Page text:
Posts tagged: faithful

The Laity – Freedom and Responsibility

By , April 9, 2014 5:07 am

Oh, how blessed is this holy Catholic Church. Just think – we have at least one billion, two hundred million members and for all practical purposes they are all laity. Just think of the reservoir of talent and energy that resides in this enormous mass of faith-filled human beings. They could accomplish wonders if not miracles, but in point of fact they don’t because they are really not able to.

I am proud of the faithful. They do a great job in backing their pastors and bishops in developing the material sides of parishes, schools, hospitals, etc. But ultimately, our system does not give them real freedom and responsibility. Their role is to follow their shepherds and that is not all bad, but the fact is that many of the shepherds among us do not really trust their fellow Catholics who have not been ordained. Father knows best and the old joke about the laity was that they were to “pray, pay and obey.”

Happily, following the Second Vatican Council lay involvement, especially in the liturgy, has increased tremendously but we have a long way to go. Let me tell you about a happy story in my first assignment as a pastor. We had established a first-class St. Vincent de Paul Society and it was doing wonderful work on behalf of the poor in that section of the city. One day the president of the Society came to me and told me that we had a serious storage problem, but not to worry – he had signed a two year lease on an inexpensive warehouse about four blocks from the church. I was thrilled. He saw the problem, he knew we could afford it and he acted. I am not saying that pastors and bishops ought not to provide close supervision but they must avoid being control freaks.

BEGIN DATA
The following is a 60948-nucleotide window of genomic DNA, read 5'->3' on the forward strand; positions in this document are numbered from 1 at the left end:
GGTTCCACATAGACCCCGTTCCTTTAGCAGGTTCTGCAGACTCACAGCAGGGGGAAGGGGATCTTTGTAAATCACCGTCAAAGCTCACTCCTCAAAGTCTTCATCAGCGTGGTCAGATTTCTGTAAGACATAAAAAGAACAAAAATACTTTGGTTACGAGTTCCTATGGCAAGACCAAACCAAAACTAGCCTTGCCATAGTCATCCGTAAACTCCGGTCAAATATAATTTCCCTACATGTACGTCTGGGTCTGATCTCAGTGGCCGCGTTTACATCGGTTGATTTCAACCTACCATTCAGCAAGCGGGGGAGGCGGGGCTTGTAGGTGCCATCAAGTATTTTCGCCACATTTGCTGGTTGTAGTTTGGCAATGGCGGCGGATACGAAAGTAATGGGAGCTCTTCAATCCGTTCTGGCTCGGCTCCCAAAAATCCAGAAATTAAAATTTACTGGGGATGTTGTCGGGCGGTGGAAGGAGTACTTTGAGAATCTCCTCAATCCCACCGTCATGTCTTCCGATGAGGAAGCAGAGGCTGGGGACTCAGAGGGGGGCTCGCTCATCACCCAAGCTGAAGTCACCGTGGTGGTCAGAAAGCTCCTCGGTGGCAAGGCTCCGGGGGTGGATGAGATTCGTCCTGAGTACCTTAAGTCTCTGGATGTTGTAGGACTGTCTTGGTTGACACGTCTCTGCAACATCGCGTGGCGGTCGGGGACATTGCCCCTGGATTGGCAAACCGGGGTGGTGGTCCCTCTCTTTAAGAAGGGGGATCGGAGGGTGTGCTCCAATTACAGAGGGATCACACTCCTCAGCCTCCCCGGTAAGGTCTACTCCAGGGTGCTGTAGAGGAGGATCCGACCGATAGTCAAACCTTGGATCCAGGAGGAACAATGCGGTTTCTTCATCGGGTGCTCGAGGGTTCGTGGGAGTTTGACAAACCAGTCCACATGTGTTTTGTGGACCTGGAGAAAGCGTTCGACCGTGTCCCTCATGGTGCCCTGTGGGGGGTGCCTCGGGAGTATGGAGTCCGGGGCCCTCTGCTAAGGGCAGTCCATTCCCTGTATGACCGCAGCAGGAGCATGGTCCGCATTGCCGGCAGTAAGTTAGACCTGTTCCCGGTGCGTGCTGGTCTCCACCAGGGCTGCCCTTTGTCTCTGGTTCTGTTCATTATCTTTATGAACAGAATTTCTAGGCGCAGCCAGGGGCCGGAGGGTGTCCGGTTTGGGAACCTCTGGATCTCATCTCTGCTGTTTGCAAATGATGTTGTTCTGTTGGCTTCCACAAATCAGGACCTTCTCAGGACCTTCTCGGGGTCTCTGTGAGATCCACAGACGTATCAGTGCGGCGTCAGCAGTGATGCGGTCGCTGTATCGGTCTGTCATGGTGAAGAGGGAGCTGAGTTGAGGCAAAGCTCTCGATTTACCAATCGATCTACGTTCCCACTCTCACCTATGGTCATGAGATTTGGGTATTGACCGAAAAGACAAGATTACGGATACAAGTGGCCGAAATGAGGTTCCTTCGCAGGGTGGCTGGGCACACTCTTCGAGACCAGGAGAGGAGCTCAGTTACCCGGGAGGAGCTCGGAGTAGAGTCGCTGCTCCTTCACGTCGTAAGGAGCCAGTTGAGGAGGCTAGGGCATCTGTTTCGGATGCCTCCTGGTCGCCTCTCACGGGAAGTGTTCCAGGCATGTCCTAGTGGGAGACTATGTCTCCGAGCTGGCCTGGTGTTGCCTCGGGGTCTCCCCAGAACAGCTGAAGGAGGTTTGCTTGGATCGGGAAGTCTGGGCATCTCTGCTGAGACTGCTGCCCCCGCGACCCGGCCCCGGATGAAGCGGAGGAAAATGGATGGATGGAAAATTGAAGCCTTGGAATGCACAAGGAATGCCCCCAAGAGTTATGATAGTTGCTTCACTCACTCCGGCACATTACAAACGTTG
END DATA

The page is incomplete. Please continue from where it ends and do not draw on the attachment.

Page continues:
The other day when I visited with you in this space, I talked about the value system that was dominant in the world of my childhood. I then went on to admit that many of the cultural strengths of 75 years ago are now gone, generating the need for yet a greater response from the Church to encourage its members to embrace and live by the teachings of our Lord and Savior Jesus Christ. Today’s lay people are far better formed or educated than were the adults of my childhood. The Church has still not found a way through clericalism and antique ecclesiology to vest the laity, either in the parishes or in the dioceses, with a real sharing in power and authority. The Second Vatican Council had that as one of its principal agendas – convincing all of the baptized and confirmed on the planet that they had a vested interest and a very real responsibility to teach that “each individual layman must be a witness before the world of the resurrection life of the Lord Jesus and a sign of the living God.” How is that for a job description?

The Council Fathers then went on to say give the laity freedom and opportunities to breathe and act and be responsible. In paragraph 37 of Lumen Gentium, the Council stated that, “

“The pastors indeed should recognize and promote the dignity and responsibility of the laity in the Church. They should willingly use their prudent advice and confidently assign duties to them in the service of the Church LEAVING THEM FREEDOM AND SCOPE FOR ACTING (emphasis added). Indeed they should give them the courage to undertake works on their own initiative. They should attentively in Christ initial moves, suggestions and desires proposed by the laity. Moreover, the pastor must respect and recognize the liberty which belongs to all in the terrestrial city.”

Vatican II called for parish councils in every parish in the world but regretfully only a small percentage have functioned effectively. Why? Because they are deadly dull and do not usually come to grips with what that particular parish should be undertaking. Go check on the agendas of a dozen parish councils and you will see that much more time is allocated to painting the school auditorium than to how we should be advancing the message of Jesus in this neighborhood in this month. The challenge is awesome but sometimes not really heard.